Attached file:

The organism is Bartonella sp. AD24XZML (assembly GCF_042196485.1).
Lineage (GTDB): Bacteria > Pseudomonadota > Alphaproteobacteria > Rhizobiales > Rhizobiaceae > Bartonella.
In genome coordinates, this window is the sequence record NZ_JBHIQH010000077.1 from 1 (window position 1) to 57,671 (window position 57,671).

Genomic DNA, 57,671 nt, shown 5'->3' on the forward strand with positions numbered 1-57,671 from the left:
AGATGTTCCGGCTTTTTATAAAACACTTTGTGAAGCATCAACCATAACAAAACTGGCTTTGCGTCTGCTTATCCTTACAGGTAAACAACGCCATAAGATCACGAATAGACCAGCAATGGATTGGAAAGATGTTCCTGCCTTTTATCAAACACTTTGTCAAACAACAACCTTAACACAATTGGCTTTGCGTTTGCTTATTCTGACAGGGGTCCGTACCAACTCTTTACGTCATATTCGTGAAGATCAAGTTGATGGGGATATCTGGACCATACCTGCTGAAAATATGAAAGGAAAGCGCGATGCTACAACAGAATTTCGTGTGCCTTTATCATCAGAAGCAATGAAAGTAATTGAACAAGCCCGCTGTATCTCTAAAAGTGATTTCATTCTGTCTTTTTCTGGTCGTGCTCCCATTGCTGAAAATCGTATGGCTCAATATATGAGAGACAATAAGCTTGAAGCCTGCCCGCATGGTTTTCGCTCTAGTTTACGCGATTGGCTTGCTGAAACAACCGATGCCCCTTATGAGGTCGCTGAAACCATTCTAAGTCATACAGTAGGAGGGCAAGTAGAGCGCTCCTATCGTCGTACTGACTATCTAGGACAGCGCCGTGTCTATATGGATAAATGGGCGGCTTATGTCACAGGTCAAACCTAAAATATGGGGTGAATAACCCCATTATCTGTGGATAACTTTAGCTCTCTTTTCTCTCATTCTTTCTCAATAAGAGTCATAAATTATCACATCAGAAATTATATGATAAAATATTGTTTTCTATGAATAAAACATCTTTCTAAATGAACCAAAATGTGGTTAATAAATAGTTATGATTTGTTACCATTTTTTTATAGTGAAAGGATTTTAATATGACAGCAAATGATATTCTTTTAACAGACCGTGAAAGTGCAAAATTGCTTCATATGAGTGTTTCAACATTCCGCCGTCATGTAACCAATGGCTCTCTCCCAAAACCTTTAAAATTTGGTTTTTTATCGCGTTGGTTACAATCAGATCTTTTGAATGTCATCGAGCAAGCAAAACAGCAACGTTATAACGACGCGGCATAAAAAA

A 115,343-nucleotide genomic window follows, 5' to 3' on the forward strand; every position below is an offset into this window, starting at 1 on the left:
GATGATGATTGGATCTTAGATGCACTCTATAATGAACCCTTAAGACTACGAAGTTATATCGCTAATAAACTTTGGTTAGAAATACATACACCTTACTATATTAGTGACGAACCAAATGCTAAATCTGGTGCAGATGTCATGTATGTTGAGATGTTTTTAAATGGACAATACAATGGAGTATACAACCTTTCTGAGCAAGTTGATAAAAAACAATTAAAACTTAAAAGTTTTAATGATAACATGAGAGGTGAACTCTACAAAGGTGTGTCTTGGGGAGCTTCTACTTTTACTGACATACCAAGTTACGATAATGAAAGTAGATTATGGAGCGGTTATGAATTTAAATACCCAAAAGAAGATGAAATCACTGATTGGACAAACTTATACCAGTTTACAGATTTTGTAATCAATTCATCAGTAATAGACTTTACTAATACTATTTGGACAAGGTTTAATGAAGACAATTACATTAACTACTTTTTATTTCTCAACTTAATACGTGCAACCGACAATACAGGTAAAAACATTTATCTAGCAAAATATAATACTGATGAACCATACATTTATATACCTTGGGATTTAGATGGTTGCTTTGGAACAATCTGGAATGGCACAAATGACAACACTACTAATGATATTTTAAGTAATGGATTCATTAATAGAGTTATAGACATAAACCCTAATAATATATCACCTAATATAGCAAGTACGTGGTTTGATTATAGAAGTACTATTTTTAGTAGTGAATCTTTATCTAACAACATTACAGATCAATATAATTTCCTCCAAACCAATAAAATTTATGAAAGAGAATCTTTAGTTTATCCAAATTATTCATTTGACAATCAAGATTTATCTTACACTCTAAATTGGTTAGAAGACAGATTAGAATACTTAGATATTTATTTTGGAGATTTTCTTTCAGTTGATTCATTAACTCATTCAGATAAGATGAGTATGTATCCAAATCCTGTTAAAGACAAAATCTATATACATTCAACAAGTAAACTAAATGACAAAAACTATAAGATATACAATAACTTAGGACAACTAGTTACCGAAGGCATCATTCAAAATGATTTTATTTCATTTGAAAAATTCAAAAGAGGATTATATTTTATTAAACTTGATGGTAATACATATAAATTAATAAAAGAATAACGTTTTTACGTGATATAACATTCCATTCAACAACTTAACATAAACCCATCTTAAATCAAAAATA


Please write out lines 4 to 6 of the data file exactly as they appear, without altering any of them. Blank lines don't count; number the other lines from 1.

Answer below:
Genomic DNA, 57,671 nt, shown 5'->3' on the forward strand with positions numbered 1-57,671 from the left:
AGATGTTCCGGCTTTTTATAAAACACTTTGTGAAGCATCAACCATAACAAAACTGGCTTTGCGTCTGCTTATCCTTACAGGTAAACAACGCCATAAGATCACGAATAGACCAGCAATGGATTGGAAAGATGTTCCTGCCTTTTATCAAACACTTTGTCAAACAACAACCTTAACACAATTGGCTTTGCGTTTGCTTATTCTGACAGGGGTCCGTACCAACTCTTTACGTCATATTCGTGAAGATCAAGTTGATGGGGATATCTGGACCATACCTGCTGAAAATATGAAAGGAAAGCGCGATGCTACAACAGAATTTCGTGTGCCTTTATCATCAGAAGCAATGAAAGTAATTGAACAAGCCCGCTGTATCTCTAAAAGTGATTTCATTCTGTCTTTTTCTGGTCGTGCTCCCATTGCTGAAAATCGTATGGCTCAATATATGAGAGACAATAAGCTTGAAGCCTGCCCGCATGGTTTTCGCTCTAGTTTACGCGATTGGCTTGCTGAAACAACCGATGCCCCTTATGAGGTCGCTGAAACCATTCTAAGTCATACAGTAGGAGGGCAAGTAGAGCGCTCCTATCGTCGTACTGACTATCTAGGACAGCGCCGTGTCTATATGGATAAATGGGCGGCTTATGTCACAGGTCAAACCTAAAATATGGGGTGAATAACCCCATTATCTGTGGATAACTTTAGCTCTCTTTTCTCTCATTCTTTCTCAATAAGAGTCATAAATTATCACATCAGAAATTATATGATAAAATATTGTTTTCTATGAATAAAACATCTTTCTAAATGAACCAAAATGTGGTTAATAAATAGTTATGATTTGTTACCATTTTTTTATAGTGAAAGGATTTTAATATGACAGCAAATGATATTCTTTTAACAGACCGTGAAAGTGCAAAATTGCTTCATATGAGTGTTTCAACATTCCGCCGTCATGTAACCAATGGCTCTCTCCCAAAACCTTTAAAATTTGGTTTTTTATCGCGTTGGTTACAATCAGATCTTTTGAATGTCATCGAGCAAGCAAAACAGCAACGTTATAACGACGCGGCATAAAAAA

A 115,343-nucleotide genomic window follows, 5' to 3' on the forward strand; every position below is an offset into this window, starting at 1 on the left: